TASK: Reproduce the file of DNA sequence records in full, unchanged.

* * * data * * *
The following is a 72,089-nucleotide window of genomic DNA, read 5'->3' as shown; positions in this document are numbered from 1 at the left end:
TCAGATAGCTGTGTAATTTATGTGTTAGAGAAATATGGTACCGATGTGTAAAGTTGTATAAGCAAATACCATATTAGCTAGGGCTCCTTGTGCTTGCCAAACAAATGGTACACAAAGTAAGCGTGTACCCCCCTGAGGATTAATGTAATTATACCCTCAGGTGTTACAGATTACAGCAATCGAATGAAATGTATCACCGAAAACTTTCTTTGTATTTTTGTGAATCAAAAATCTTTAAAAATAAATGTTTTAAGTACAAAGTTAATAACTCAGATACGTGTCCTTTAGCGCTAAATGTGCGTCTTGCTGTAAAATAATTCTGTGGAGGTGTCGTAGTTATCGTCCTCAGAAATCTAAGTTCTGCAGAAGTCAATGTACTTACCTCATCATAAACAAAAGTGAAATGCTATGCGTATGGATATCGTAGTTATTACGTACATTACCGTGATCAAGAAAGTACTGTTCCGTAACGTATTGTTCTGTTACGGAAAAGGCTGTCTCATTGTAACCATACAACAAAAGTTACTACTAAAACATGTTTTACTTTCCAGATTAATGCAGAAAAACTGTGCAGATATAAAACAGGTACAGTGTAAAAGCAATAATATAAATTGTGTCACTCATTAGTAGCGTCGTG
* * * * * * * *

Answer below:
The following is a 72,089-nucleotide window of genomic DNA, read 5'->3' as shown; positions in this document are numbered from 1 at the left end:
TCAGATAGCTGTGTAATTTATGTGTTAGAGAAATATGGTACCGATGTGTAAAGTTGTATAAGCAAATACCATATTAGCTAGGGCTCCTTGTGCTTGCCAAACAAATGGTACACAAAGTAAGCGTGTACCCCCCTGAGGATTAATGTAATTATACCCTCAGGTGTTACAGATTACAGCAATCGAATGAAATGTATCACCGAAAACTTTCTTTGTATTTTTGTGAATCAAAAATCTTTAAAAATAAATGTTTTAAGTACAAAGTTAATAACTCAGATACGTGTCCTTTAGCGCTAAATGTGCGTCTTGCTGTAAAATAATTCTGTGGAGGTGTCGTAGTTATCGTCCTCAGAAATCTAAGTTCTGCAGAAGTCAATGTACTTACCTCATCATAAACAAAAGTGAAATGCTATGCGTATGGATATCGTAGTTATTACGTACATTACCGTGATCAAGAAAGTACTGTTCCGTAACGTATTGTTCTGTTACGGAAAAGGCTGTCTCATTGTAACCATACAACAAAAGTTACTACTAAAACATGTTTTACTTTCCAGATTAATGCAGAAAAACTGTGCAGATATAAAACAGGTACAGTGTAAAAGCAATAATATAAATTGTGTCACTCATTAGTAGCGTCGTG